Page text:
Daily journalism and monkey screech

Macaque photographed at Batu Caves, Kuala Lumpur, MalaysiaI have a theory. Maybe some grad student will test this. My theory is that you can take a random story from a newspaper, and a random person from the community, put them together, and have about a 50 percent chance that the person won't understand it.

Turns out it's Google's fault, after all

Once upon a time, you couldn't find much of anything on the Internet.

Oh, there were a couple of ways to do it. Gopher tried to hook everything into a big menu tree that you could follow to the point of exhaustion. Mosaic's homepage was set to automatically open the National Center for Supercomputing Applications "what's new" document, which announced three, four, even five new websites a day. If you were smart, you bookmarked the good ones.

Should this be illegal?

My first job as an editor was at a weekly newspaper. My parents and I had pooled our funds (read: my college savings) and bought a couple of failing small-town newspapers. One of the things I did every week was scan other weeklies and dailies in the region and write a summary of their high-school sports coverage, citing and crediting each source, of course.

It was a different time. Back then (when I had long hair and a motorcycle), most of the publications I cited weren't generally available in my community. There were no computers. There was no Internet.

Starving for a newspaper fix? Let them eat Kindles

Dan Kennedy asks a reasonable question: Would it be possible to drop the print model entirely and shift the struggling Boston Globe to a reader-paid model delivered on a Kindle?

At the risk of seeming like a chronic naysayer, I have to point to some problems with the idea:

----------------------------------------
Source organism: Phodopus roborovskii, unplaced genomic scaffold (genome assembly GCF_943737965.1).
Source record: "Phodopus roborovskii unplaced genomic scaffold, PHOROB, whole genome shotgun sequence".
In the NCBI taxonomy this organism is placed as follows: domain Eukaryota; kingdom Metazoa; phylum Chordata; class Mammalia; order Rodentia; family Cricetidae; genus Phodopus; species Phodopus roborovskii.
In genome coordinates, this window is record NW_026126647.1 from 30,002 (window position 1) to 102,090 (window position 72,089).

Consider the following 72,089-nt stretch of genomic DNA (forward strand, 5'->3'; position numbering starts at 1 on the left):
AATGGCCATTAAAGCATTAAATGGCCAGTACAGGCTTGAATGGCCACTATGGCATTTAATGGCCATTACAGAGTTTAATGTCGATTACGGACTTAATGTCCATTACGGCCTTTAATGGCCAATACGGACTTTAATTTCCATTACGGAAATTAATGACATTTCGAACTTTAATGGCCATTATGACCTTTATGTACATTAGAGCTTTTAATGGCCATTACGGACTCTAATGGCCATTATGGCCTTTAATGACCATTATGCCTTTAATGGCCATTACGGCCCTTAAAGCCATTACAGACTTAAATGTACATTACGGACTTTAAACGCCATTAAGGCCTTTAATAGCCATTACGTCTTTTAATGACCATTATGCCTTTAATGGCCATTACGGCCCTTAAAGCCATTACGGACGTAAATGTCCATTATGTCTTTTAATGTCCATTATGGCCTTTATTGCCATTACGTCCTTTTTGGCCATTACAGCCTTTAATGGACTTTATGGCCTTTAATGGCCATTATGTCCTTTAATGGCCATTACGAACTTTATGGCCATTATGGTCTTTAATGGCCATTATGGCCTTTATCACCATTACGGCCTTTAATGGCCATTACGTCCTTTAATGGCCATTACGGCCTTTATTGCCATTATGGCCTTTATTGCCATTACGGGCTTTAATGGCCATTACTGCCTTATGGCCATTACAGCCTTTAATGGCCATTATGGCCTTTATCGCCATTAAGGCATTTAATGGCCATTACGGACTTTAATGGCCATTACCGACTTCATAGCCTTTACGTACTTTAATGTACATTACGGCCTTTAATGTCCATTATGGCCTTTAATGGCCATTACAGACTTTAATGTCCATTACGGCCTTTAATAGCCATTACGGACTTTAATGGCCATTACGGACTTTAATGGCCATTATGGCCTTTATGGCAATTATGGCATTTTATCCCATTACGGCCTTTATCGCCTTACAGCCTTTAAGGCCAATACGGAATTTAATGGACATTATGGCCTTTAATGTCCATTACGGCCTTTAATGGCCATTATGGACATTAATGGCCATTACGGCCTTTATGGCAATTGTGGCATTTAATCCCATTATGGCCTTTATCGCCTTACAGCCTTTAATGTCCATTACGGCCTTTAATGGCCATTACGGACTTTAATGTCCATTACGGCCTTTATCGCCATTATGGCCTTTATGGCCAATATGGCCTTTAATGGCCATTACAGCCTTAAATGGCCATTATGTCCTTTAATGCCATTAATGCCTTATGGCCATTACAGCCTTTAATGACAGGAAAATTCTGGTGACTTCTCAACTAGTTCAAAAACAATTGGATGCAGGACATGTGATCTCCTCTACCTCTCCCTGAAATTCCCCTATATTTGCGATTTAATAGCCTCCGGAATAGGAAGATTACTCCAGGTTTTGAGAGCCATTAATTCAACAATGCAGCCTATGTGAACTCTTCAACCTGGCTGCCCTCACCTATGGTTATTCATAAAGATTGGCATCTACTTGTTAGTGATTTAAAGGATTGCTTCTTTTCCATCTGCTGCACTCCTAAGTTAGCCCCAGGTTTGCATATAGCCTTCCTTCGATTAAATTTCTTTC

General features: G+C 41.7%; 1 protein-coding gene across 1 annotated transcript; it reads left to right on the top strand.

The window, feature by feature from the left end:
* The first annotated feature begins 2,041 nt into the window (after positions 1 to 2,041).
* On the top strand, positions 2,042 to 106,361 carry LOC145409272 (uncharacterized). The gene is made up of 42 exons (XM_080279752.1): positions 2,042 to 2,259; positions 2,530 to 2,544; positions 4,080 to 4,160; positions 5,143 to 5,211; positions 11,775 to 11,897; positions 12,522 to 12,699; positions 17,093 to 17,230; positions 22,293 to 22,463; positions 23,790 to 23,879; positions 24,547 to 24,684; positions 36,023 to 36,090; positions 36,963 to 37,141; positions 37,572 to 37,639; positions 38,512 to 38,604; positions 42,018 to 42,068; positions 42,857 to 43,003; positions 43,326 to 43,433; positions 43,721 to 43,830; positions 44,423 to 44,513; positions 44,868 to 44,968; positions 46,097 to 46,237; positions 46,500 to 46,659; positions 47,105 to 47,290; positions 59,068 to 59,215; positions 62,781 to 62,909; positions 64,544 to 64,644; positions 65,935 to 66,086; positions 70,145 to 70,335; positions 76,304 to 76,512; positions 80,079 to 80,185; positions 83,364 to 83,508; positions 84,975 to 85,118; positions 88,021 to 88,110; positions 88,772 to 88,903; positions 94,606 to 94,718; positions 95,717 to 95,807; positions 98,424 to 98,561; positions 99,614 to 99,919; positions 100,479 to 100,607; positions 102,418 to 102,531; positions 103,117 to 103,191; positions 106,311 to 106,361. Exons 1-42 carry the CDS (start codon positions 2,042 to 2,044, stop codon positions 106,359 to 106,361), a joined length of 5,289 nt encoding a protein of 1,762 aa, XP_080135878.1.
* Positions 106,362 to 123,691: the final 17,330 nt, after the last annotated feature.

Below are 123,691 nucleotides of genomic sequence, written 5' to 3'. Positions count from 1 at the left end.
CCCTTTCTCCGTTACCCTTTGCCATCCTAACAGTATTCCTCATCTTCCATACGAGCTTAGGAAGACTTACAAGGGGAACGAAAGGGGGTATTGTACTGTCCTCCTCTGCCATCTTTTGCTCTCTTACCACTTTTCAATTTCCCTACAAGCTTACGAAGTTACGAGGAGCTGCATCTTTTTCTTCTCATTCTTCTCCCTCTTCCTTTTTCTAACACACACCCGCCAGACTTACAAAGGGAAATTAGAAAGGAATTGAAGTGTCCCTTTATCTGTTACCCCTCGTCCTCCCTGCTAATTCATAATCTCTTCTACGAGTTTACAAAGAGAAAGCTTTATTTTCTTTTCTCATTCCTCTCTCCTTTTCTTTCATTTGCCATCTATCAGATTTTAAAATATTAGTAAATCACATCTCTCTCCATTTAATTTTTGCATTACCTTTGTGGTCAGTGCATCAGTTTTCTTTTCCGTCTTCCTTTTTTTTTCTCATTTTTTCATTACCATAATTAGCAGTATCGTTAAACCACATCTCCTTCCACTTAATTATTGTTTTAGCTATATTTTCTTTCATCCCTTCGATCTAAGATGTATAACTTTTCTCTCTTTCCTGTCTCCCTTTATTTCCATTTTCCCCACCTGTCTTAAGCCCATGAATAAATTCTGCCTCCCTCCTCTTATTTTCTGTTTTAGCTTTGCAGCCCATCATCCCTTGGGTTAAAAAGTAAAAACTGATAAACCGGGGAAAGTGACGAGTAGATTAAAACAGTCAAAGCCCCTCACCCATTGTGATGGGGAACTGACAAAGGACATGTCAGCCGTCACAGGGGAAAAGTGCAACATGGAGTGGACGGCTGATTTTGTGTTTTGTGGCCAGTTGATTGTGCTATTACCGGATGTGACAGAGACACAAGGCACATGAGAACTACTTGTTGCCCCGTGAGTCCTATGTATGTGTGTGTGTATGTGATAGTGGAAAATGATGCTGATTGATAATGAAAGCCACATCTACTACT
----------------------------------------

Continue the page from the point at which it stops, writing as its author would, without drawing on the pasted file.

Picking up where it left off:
Warnings about the online-only path

Neil Thurman and Merja Myllylahti of City University in London have published a study "Taking the paper out of news" in the academic journal Journalism Studies, examining the case of Taloussanomat, a Finnish financial publication that responded to the economic failure of its print product by shifting to a Web-only, advertising-supported strategy.

So now you know, and via radio

All the recent grunting and saber-rattling about stopping those evil Internet sites from stealing content strikes me as bizarre. Who are these bad actors?

Global village or global panopticon?

Tampabay.com's shiny new Mug Shots gallery has sparked a debate: Is it the proper role of journalism to publicize everything?

In an email to several journalism-related lists, Nora Paul of the University of Minnesota declared: "I think it borders on journalistic malpractice! ... Journalism should be about putting important events in a community into context. This doesn't."

Don't underestimate the importance of small talk

The usual curmudgeonly complaint about online interaction is that it's banal: a bunch of bloggers (or Twitterers, or whatever) in pajamas (or whatever) blathering on about what they had for dinner (or whatever). But mark me down as one of those who's not bothered by occasionally reading a Tweet about something good to eat.

Notes from the unification

Perhaps there is a time and place for everything. The era of newspapers operating wholly separate online divisions clearly has ended, and the era of integrated newsrooms has begun. From that union we're all learning some things.